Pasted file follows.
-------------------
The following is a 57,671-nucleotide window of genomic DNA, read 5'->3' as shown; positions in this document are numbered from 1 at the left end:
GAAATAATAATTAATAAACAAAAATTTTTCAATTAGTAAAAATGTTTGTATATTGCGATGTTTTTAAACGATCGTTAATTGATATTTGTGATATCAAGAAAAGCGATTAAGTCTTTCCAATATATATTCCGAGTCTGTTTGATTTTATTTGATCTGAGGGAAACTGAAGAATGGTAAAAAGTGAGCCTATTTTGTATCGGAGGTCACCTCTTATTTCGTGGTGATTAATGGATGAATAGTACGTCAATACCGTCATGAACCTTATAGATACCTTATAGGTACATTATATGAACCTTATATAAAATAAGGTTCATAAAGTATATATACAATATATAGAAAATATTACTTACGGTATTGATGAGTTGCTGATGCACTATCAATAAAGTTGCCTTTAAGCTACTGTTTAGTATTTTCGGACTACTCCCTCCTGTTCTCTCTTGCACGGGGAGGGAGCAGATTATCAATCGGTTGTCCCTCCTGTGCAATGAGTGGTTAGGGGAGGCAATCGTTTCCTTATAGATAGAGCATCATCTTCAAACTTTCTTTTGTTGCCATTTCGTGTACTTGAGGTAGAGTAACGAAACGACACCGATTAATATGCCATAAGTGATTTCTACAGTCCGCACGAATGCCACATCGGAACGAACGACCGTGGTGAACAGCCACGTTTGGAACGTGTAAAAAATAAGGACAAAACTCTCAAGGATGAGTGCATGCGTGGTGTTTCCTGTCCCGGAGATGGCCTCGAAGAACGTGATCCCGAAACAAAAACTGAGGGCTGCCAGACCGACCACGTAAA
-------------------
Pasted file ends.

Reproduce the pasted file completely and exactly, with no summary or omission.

The following is a 57,671-nucleotide window of genomic DNA, read 5'->3' as shown; positions in this document are numbered from 1 at the left end:
GAAATAATAATTAATAAACAAAAATTTTTCAATTAGTAAAAATGTTTGTATATTGCGATGTTTTTAAACGATCGTTAATTGATATTTGTGATATCAAGAAAAGCGATTAAGTCTTTCCAATATATATTCCGAGTCTGTTTGATTTTATTTGATCTGAGGGAAACTGAAGAATGGTAAAAAGTGAGCCTATTTTGTATCGGAGGTCACCTCTTATTTCGTGGTGATTAATGGATGAATAGTACGTCAATACCGTCATGAACCTTATAGATACCTTATAGGTACATTATATGAACCTTATATAAAATAAGGTTCATAAAGTATATATACAATATATAGAAAATATTACTTACGGTATTGATGAGTTGCTGATGCACTATCAATAAAGTTGCCTTTAAGCTACTGTTTAGTATTTTCGGACTACTCCCTCCTGTTCTCTCTTGCACGGGGAGGGAGCAGATTATCAATCGGTTGTCCCTCCTGTGCAATGAGTGGTTAGGGGAGGCAATCGTTTCCTTATAGATAGAGCATCATCTTCAAACTTTCTTTTGTTGCCATTTCGTGTACTTGAGGTAGAGTAACGAAACGACACCGATTAATATGCCATAAGTGATTTCTACAGTCCGCACGAATGCCACATCGGAACGAACGACCGTGGTGAACAGCCACGTTTGGAACGTGTAAAAAATAAGGACAAAACTCTCAAGGATGAGTGCATGCGTGGTGTTTCCTGTCCCGGAGATGGCCTCGAAGAACGTGATCCCGAAACAAAAACTGAGGGCTGCCAGACCGACCACGTAAA